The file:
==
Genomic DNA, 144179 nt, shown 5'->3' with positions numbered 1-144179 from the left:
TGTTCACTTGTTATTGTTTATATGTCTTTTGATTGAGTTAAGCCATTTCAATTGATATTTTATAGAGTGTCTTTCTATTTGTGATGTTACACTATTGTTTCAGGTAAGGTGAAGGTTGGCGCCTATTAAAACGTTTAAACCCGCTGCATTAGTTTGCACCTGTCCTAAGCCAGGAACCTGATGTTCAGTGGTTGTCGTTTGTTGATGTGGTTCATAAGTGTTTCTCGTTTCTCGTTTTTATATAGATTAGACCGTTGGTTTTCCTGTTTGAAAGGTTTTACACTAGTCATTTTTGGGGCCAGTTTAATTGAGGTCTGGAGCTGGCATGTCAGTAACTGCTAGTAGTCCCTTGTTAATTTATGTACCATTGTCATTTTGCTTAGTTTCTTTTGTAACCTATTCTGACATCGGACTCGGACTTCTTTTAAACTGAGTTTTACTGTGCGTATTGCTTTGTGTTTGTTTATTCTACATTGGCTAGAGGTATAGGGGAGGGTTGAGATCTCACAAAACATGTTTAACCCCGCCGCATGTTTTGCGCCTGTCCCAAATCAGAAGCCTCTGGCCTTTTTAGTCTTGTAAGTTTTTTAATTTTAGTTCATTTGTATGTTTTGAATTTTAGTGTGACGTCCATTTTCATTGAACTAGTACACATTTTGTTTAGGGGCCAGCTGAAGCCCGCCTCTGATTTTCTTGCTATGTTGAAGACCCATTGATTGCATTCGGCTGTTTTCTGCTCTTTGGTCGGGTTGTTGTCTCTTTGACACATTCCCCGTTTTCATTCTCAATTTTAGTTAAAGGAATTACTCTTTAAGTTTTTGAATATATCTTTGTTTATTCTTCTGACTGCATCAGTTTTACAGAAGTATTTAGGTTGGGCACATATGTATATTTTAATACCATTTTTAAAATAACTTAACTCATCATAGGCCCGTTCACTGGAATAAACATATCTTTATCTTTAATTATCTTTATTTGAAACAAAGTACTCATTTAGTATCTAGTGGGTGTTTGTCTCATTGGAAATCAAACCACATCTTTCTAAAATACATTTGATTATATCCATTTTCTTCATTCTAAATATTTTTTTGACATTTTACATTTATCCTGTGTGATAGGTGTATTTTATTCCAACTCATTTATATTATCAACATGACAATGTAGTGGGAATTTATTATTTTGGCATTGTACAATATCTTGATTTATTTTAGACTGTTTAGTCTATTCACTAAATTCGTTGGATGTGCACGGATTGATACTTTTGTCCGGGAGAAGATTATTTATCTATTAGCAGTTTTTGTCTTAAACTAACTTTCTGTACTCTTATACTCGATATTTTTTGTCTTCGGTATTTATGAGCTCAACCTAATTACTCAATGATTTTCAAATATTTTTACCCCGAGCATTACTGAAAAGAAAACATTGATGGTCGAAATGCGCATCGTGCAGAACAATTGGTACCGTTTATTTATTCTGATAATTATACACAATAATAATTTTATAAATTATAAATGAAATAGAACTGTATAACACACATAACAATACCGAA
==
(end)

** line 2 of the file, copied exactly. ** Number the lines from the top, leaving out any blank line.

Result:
TGTTCACTTGTTATTGTTTATATGTCTTTTGATTGAGTTAAGCCATTTCAATTGATATTTTATAGAGTGTCTTTCTATTTGTGATGTTACACTATTGTTTCAGGTAAGGTGAAGGTTGGCGCCTATTAAAACGTTTAAACCCGCTGCATTAGTTTGCACCTGTCCTAAGCCAGGAACCTGATGTTCAGTGGTTGTCGTTTGTTGATGTGGTTCATAAGTGTTTCTCGTTTCTCGTTTTTATATAGATTAGACCGTTGGTTTTCCTGTTTGAAAGGTTTTACACTAGTCATTTTTGGGGCCAGTTTAATTGAGGTCTGGAGCTGGCATGTCAGTAACTGCTAGTAGTCCCTTGTTAATTTATGTACCATTGTCATTTTGCTTAGTTTCTTTTGTAACCTATTCTGACATCGGACTCGGACTTCTTTTAAACTGAGTTTTACTGTGCGTATTGCTTTGTGTTTGTTTATTCTACATTGGCTAGAGGTATAGGGGAGGGTTGAGATCTCACAAAACATGTTTAACCCCGCCGCATGTTTTGCGCCTGTCCCAAATCAGAAGCCTCTGGCCTTTTTAGTCTTGTAAGTTTTTTAATTTTAGTTCATTTGTATGTTTTGAATTTTAGTGTGACGTCCATTTTCATTGAACTAGTACACATTTTGTTTAGGGGCCAGCTGAAGCCCGCCTCTGATTTTCTTGCTATGTTGAAGACCCATTGATTGCATTCGGCTGTTTTCTGCTCTTTGGTCGGGTTGTTGTCTCTTTGACACATTCCCCGTTTTCATTCTCAATTTTAGTTAAAGGAATTACTCTTTAAGTTTTTGAATATATCTTTGTTTATTCTTCTGACTGCATCAGTTTTACAGAAGTATTTAGGTTGGGCACATATGTATATTTTAATACCATTTTTAAAATAACTTAACTCATCATAGGCCCGTTCACTGGAATAAACATATCTTTATCTTTAATTATCTTTATTTGAAACAAAGTACTCATTTAGTATCTAGTGGGTGTTTGTCTCATTGGAAATCAAACCACATCTTTCTAAAATACATTTGATTATATCCATTTTCTTCATTCTAAATATTTTTTTGACATTTTACATTTATCCTGTGTGATAGGTGTATTTTATTCCAACTCATTTATATTATCAACATGACAATGTAGTGGGAATTTATTATTTTGGCATTGTACAATATCTTGATTTATTTTAGACTGTTTAGTCTATTCACTAAATTCGTTGGATGTGCACGGATTGATACTTTTGTCCGGGAGAAGATTATTTATCTATTAGCAGTTTTTGTCTTAAACTAACTTTCTGTACTCTTATACTCGATATTTTTTGTCTTCGGTATTTATGAGCTCAACCTAATTACTCAATGATTTTCAAATATTTTTACCCCGAGCATTACTGAAAAGAAAACATTGATGGTCGAAATGCGCATCGTGCAGAACAATTGGTACCGTTTATTTATTCTGATAATTATACACAATAATAATTTTATAAATTATAAATGAAATAGAACTGTATAACACACATAACAATACCGAA